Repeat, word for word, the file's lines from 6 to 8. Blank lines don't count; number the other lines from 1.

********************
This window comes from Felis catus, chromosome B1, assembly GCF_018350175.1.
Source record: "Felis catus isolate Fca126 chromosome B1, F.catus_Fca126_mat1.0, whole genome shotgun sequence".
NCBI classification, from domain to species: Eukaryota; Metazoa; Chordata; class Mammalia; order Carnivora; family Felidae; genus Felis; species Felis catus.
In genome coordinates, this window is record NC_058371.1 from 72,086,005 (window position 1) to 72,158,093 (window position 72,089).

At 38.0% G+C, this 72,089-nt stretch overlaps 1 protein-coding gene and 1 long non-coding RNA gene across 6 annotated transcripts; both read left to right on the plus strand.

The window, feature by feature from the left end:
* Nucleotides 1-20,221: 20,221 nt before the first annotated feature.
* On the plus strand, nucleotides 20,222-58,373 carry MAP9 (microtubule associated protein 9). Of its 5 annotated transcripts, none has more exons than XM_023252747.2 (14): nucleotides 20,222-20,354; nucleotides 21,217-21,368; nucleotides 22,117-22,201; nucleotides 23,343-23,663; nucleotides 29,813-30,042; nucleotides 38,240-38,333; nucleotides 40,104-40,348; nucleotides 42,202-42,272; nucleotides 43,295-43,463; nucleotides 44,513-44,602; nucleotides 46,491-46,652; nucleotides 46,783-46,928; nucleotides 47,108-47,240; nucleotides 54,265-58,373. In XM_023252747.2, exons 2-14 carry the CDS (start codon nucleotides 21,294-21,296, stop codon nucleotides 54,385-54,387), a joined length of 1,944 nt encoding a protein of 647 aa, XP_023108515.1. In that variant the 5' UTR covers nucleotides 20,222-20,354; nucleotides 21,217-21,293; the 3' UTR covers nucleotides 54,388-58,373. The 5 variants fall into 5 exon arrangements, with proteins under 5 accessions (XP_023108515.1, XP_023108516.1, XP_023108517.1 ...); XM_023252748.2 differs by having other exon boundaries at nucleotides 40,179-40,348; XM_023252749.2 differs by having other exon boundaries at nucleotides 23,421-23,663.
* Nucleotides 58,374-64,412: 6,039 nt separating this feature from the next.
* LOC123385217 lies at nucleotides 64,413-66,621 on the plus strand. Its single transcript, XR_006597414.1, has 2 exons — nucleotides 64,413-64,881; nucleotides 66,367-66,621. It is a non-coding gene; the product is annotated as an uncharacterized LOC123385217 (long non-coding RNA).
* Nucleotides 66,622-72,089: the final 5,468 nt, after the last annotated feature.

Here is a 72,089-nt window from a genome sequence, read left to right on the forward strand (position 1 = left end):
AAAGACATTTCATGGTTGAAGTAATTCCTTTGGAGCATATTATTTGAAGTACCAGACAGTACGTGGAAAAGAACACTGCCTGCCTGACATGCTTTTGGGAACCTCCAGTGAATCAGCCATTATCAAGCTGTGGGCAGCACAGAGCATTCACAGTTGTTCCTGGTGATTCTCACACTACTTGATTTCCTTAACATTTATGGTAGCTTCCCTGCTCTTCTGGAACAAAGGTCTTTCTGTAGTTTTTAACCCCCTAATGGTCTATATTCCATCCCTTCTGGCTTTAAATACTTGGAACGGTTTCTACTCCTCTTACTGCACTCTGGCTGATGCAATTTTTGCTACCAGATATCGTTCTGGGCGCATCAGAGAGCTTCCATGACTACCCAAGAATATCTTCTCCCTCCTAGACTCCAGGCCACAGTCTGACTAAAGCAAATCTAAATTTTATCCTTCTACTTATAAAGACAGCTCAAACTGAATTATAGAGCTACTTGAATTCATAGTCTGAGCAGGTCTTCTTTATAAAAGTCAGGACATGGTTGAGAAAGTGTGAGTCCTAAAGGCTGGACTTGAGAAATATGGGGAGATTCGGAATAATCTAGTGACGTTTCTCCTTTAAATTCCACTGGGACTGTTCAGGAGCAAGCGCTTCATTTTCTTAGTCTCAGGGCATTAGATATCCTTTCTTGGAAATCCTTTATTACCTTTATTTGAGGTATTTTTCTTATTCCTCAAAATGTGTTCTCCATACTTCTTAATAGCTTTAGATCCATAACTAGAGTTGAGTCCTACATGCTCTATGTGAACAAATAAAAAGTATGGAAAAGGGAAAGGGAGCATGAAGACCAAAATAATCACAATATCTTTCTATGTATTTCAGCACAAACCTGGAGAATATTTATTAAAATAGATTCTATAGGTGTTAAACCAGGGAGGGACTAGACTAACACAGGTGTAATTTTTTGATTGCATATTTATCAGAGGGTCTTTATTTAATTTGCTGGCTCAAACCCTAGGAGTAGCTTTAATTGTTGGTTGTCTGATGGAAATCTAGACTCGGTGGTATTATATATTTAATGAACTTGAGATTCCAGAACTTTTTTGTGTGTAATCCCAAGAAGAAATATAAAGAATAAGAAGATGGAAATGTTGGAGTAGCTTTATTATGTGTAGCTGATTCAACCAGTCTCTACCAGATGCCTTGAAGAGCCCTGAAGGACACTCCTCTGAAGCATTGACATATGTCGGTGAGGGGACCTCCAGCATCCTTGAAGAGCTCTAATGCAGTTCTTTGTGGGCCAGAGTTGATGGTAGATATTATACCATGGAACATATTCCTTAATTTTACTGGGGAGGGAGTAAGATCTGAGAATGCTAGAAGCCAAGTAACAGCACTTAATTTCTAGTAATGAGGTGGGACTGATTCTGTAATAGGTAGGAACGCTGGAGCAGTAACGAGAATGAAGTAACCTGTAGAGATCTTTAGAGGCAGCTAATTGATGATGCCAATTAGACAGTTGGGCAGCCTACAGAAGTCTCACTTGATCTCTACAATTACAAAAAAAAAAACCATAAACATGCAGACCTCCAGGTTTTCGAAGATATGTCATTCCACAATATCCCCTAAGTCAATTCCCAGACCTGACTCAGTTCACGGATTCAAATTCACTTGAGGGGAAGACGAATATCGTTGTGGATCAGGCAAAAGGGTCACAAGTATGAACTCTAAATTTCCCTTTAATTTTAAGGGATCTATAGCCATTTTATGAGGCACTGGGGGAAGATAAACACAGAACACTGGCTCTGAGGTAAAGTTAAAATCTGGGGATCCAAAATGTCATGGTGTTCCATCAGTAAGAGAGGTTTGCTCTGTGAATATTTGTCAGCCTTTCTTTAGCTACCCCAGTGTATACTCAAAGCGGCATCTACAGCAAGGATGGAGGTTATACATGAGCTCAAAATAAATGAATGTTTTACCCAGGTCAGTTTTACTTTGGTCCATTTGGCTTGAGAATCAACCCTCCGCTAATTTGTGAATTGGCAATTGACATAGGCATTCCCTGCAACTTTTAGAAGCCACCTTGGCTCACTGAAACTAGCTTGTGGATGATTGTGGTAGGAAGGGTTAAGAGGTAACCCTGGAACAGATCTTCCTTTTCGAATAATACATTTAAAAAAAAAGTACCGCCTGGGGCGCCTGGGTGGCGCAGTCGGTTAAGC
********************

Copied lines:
The window, feature by feature from the left end:
* Nucleotides 1-20,221: 20,221 nt before the first annotated feature.
* On the plus strand, nucleotides 20,222-58,373 carry MAP9 (microtubule associated protein 9). Of its 5 annotated transcripts, none has more exons than XM_023252747.2 (14): nucleotides 20,222-20,354; nucleotides 21,217-21,368; nucleotides 22,117-22,201; nucleotides 23,343-23,663; nucleotides 29,813-30,042; nucleotides 38,240-38,333; nucleotides 40,104-40,348; nucleotides 42,202-42,272; nucleotides 43,295-43,463; nucleotides 44,513-44,602; nucleotides 46,491-46,652; nucleotides 46,783-46,928; nucleotides 47,108-47,240; nucleotides 54,265-58,373. In XM_023252747.2, exons 2-14 carry the CDS (start codon nucleotides 21,294-21,296, stop codon nucleotides 54,385-54,387), a joined length of 1,944 nt encoding a protein of 647 aa, XP_023108515.1. In that variant the 5' UTR covers nucleotides 20,222-20,354; nucleotides 21,217-21,293; the 3' UTR covers nucleotides 54,388-58,373. The 5 variants fall into 5 exon arrangements, with proteins under 5 accessions (XP_023108515.1, XP_023108516.1, XP_023108517.1 ...); XM_023252748.2 differs by having other exon boundaries at nucleotides 40,179-40,348; XM_023252749.2 differs by having other exon boundaries at nucleotides 23,421-23,663.